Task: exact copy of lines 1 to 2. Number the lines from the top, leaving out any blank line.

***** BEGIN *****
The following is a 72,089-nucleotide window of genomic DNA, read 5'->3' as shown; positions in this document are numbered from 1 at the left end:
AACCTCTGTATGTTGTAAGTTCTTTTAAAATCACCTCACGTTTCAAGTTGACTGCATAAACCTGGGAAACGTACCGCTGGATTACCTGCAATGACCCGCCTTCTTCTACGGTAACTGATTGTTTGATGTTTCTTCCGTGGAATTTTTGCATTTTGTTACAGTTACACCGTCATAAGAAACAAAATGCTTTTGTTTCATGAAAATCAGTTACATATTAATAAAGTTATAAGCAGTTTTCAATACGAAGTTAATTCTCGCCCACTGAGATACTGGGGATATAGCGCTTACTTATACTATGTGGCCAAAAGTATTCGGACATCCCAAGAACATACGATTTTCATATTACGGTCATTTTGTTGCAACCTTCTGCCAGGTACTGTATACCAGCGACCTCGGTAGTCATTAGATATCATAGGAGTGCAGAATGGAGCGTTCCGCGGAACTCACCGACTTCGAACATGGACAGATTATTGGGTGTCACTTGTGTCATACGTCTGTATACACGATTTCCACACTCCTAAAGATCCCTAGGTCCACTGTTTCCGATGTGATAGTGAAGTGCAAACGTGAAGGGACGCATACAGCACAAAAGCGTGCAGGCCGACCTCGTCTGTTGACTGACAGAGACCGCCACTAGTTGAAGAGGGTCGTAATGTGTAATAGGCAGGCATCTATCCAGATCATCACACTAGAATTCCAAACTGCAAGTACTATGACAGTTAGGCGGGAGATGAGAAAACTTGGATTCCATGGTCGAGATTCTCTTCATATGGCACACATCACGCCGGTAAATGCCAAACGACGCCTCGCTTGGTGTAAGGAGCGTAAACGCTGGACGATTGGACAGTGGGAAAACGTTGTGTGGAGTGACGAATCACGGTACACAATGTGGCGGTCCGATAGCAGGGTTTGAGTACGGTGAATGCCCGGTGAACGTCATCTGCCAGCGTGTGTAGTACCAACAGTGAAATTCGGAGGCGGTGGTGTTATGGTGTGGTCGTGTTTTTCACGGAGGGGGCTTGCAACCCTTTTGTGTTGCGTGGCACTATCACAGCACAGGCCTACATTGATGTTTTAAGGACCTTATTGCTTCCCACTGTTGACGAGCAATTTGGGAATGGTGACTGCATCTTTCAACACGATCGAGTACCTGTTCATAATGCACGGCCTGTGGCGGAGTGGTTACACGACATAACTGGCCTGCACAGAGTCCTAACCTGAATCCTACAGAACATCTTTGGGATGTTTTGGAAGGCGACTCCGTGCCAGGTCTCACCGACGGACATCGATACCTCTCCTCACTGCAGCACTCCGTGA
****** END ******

The following is a 72,089-nucleotide window of genomic DNA, read 5'->3' as shown; positions in this document are numbered from 1 at the left end:
AACCTCTGTATGTTGTAAGTTCTTTTAAAATCACCTCACGTTTCAAGTTGACTGCATAAACCTGGGAAACGTACCGCTGGATTACCTGCAATGACCCGCCTTCTTCTACGGTAACTGATTGTTTGATGTTTCTTCCGTGGAATTTTTGCATTTTGTTACAGTTACACCGTCATAAGAAACAAAATGCTTTTGTTTCATGAAAATCAGTTACATATTAATAAAGTTATAAGCAGTTTTCAATACGAAGTTAATTCTCGCCCACTGAGATACTGGGGATATAGCGCTTACTTATACTATGTGGCCAAAAGTATTCGGACATCCCAAGAACATACGATTTTCATATTACGGTCATTTTGTTGCAACCTTCTGCCAGGTACTGTATACCAGCGACCTCGGTAGTCATTAGATATCATAGGAGTGCAGAATGGAGCGTTCCGCGGAACTCACCGACTTCGAACATGGACAGATTATTGGGTGTCACTTGTGTCATACGTCTGTATACACGATTTCCACACTCCTAAAGATCCCTAGGTCCACTGTTTCCGATGTGATAGTGAAGTGCAAACGTGAAGGGACGCATACAGCACAAAAGCGTGCAGGCCGACCTCGTCTGTTGACTGACAGAGACCGCCACTAGTTGAAGAGGGTCGTAATGTGTAATAGGCAGGCATCTATCCAGATCATCACACTAGAATTCCAAACTGCAAGTACTATGACAGTTAGGCGGGAGATGAGAAAACTTGGATTCCATGGTCGAGATTCTCTTCATATGGCACACATCACGCCGGTAAATGCCAAACGACGCCTCGCTTGGTGTAAGGAGCGTAAACGCTGGACGATTGGACAGTGGGAAAACGTTGTGTGGAGTGACGAATCACGGTACACAATGTGGCGGTCCGATAGCAGGGTTTGAGTACGGTGAATGCCCGGTGAACGTCATCTGCCAGCGTGTGTAGTACCAACAGTGAAATTCGGAGGCGGTGGTGTTATGGTGTGGTCGTGTTTTTCACGGAGGGGGCTTGCAACCCTTTTGTGTTGCGTGGCACTATCACAGCACAGGCCTACATTGATGTTTTAAGGACCTTATTGCTTCCCACTGTTGACGAGCAATTTGGGAATGGTGACTGCATCTTTCAACACGATCGAGTACCTGTTCATAATGCACGGCCTGTGGCGGAGTGGTTACACGACATAACTGGCCTGCACAGAGTCCTAACCTGAATCCTACAGAACATCTTTGGGATGTTTTGGAAGGCGACTCCGTGCCAGGTCTCACCGACGGACATCGATACCTCTCCTCACTGCAGCACTCCGTGA